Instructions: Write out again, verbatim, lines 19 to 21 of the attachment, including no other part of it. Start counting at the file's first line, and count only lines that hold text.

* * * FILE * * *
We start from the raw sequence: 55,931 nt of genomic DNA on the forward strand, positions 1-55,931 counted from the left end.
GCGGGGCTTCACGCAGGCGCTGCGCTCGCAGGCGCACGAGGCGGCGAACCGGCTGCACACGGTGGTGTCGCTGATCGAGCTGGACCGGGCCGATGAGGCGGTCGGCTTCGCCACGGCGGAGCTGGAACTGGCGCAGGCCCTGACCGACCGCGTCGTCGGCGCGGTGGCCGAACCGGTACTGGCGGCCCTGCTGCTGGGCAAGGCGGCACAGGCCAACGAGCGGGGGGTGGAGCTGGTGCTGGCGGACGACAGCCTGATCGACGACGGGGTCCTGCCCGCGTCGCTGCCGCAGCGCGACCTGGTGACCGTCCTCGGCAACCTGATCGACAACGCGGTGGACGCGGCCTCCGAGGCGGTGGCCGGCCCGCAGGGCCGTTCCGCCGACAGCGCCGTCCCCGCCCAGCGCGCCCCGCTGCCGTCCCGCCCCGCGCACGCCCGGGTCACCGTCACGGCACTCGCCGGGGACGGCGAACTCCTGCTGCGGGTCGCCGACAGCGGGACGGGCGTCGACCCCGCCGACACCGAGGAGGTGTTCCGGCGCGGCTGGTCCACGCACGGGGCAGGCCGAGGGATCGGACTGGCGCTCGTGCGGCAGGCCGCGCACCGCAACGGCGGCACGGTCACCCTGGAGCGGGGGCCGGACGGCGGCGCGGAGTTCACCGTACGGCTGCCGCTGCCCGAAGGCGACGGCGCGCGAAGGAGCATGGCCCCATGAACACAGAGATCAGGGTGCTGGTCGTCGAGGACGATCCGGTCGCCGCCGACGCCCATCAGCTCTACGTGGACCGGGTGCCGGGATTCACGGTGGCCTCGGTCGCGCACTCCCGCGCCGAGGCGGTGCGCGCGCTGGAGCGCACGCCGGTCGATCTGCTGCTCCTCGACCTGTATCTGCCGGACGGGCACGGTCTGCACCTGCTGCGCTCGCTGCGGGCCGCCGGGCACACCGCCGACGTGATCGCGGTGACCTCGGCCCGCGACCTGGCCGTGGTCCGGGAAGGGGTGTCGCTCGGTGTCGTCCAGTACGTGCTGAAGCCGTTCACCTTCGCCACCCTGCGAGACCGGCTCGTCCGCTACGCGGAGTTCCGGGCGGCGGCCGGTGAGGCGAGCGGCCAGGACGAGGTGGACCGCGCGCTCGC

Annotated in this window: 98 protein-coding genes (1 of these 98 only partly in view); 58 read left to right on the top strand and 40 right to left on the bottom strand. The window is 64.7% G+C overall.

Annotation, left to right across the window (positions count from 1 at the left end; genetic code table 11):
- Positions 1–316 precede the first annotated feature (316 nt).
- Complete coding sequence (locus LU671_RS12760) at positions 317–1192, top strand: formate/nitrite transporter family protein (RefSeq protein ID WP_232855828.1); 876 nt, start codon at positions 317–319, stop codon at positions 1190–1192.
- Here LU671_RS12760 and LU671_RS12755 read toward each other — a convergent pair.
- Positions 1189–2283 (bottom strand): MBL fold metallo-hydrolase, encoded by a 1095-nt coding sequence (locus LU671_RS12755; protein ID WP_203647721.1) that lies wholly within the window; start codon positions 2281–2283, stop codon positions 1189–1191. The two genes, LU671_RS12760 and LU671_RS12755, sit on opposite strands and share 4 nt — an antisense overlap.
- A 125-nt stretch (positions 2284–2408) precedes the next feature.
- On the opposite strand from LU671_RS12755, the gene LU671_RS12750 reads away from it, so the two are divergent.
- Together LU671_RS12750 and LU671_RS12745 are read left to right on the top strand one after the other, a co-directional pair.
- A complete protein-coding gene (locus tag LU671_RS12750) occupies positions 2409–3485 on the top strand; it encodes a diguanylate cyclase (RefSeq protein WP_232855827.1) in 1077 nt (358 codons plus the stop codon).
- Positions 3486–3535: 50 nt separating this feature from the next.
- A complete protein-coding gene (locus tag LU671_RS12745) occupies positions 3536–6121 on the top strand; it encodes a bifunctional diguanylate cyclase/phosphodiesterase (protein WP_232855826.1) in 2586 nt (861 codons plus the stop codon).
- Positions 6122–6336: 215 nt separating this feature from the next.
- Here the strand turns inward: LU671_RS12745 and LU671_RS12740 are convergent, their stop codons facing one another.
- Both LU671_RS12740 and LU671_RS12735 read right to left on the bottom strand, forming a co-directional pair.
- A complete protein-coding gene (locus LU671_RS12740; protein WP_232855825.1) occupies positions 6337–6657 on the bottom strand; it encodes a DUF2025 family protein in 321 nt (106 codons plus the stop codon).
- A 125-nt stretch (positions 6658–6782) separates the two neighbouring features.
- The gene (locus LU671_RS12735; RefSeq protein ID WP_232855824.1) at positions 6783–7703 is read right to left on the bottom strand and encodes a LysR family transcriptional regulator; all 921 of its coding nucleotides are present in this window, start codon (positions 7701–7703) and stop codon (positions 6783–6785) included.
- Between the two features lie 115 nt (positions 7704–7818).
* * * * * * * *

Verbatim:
- A 125-nt stretch (positions 6658–6782) separates the two neighbouring features.
- The gene (locus LU671_RS12735; RefSeq protein ID WP_232855824.1) at positions 6783–7703 is read right to left on the bottom strand and encodes a LysR family transcriptional regulator; all 921 of its coding nucleotides are present in this window, start codon (positions 7701–7703) and stop codon (positions 6783–6785) included.
- Between the two features lie 115 nt (positions 7704–7818).